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Setting up a coffee shop in HK.

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  1. #71

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    Quote Originally Posted by monochrome
    Hong Kong may suck in many ways but it is like NYC.

    Once you get there and you feel the energy you fall in love with it.
    I think Skyhook has been here quite a while and it seems he is now falling out of love with the place
    Cho-man likes this.

  2. #72

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    [QUOTE=monochrome;3314061]

    Quote Originally Posted by Skyhook

    You are advising the OP to set up a trendy tourist trap which views customers as ATM machines, not at all fun.
    Um actually I wasn't, but thanks for taking what I typed out of context.

    Considering my family are heavilly involved in the hospitality industry in Melbourne and to a lesser extent in Europe, I am speaking from experience. I grew up in the industry, thanks to my mothers side of the family. My fathers side were more involved in mechanical, civil and architectural industries..

    I firmly had Melbournes Botanical restaurant and bar, in mind when I typed my licensed venue comment, an example of what I am typically used to/familiar with and prefer. A specialist licensed cafe that adopted a similar format would be very welcome and likely attract a lot more female patrons, which I think is a good thing.

    Not a tourist trap or anything like that, just a more pleasant environment that non beer drinkers can enjoy a good coffee or wine and a light meal etc with some decent indoor and outdoor space to enjoy it in. That's what I meant.

    Restaurant & Bar in South Yarra, Melbourne - The Botanical.
    Last edited by Skyhook; 03-11-2015 at 10:17 AM.

  3. #73

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    Another more casually priced licensed Cafe that's along the same idea as the botanical, would be Airstream Cafe. I regularly visited this place when it first opened back in the mid 90's which is still going strong 2 decades later on its original shop fit, still looks as good today as it did back then. Didn't date.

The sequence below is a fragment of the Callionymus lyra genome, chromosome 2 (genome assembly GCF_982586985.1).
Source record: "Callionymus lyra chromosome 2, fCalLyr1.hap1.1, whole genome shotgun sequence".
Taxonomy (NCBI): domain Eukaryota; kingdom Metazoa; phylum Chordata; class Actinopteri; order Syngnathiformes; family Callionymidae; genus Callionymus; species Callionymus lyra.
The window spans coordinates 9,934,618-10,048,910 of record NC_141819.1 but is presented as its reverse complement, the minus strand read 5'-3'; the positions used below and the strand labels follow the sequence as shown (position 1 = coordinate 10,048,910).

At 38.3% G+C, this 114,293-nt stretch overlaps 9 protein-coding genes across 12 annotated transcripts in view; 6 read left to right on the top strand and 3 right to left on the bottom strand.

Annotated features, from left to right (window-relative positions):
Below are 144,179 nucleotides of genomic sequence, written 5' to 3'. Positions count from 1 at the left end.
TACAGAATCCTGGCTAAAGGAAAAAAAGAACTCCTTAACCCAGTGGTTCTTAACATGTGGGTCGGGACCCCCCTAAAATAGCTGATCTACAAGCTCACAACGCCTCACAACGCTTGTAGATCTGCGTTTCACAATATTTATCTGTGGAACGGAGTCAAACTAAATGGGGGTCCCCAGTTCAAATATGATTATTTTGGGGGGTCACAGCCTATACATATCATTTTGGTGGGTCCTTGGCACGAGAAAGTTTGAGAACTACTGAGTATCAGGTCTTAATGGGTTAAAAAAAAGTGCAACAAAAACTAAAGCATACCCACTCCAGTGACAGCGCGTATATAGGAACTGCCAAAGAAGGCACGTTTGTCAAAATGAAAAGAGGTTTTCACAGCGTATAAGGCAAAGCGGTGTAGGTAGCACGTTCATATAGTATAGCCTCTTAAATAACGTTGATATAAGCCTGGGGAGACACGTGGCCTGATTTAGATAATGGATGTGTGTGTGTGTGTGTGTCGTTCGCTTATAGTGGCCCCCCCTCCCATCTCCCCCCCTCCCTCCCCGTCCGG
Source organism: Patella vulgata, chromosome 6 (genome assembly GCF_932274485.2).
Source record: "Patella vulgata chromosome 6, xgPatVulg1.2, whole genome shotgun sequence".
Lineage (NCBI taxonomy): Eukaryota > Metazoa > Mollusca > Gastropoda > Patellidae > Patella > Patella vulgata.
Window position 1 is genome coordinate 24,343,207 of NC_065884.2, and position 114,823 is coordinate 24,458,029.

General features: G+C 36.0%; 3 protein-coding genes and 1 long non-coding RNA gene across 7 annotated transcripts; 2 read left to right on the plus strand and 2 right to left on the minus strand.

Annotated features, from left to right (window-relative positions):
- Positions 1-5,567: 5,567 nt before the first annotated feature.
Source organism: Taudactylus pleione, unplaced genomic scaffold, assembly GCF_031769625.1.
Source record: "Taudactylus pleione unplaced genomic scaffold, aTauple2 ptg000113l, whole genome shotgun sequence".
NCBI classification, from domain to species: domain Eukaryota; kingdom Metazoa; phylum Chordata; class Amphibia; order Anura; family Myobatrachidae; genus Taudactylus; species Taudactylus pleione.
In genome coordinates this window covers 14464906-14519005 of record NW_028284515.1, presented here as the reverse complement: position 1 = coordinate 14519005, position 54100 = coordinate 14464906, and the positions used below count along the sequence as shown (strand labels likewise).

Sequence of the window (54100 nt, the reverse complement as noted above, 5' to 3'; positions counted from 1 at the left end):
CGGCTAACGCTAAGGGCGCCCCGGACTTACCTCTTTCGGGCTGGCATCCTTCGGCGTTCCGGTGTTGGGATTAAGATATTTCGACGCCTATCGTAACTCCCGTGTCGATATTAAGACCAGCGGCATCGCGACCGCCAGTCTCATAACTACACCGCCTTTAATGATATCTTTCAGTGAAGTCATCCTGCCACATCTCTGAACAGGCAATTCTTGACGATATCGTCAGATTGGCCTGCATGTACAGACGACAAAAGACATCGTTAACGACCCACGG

A great place again to order Italian based coffees and a light snack, inside or outside on the terrace.
    http://www.airstreamcafe.com.au/

    Never saw any drunken violence at these places btw. and it was always a generally youthful crowd that made these places the success that they are.

    This is what we need more of in Hong Kong, in my opinion.

    Last edited by Skyhook; 03-11-2015 at 11:49 AM.

  4. #74

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    Just walk past this post, couldn't resist injecting a bit of my view on setting up coffee shop.

    To join in a French coffee shop franchise and to bring to Hong Kong will mean you pay dearly for the license free to begin with, likely have to buy in the regional rights to begin with, and pay extra license fee for the first shop. To get a sensible return on investment, one will likely need to find a shop in a more busy district areas in Hong Kong, likely Central, Waichai or TST. Therefore, premium rental fee (killer number 1), AND will need to hire reasonably good English speaking staff (killer number 2). Typical market rental period has turn from 5 years down to 3 years now, a much more ideal term for landlord.

    So assuming one does a wonderful job of operating a coffee shop, real profit will start come in maybe later part of year 2 or early year 3. The landlord will be waiting with a new contract term that will just let you survive, not enough to call a profit, yet maybe a bit more then one will get as salary if taking on a real job. This is the reality of F&B in Hong Kong.

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  5. #75

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    If a giant like Burger King lasts barely a year in wanchai then things are not looking good on the f&b front in HK

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  6. #76

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    The main difference between a Do-Ur-Own coffee shop and a big franchise, other the the big $$$, would be any equity you would achieve from identity/advertising. In the case of a foreign franchise's first entry into a different market/culture, any 'advantage' would be questionable.


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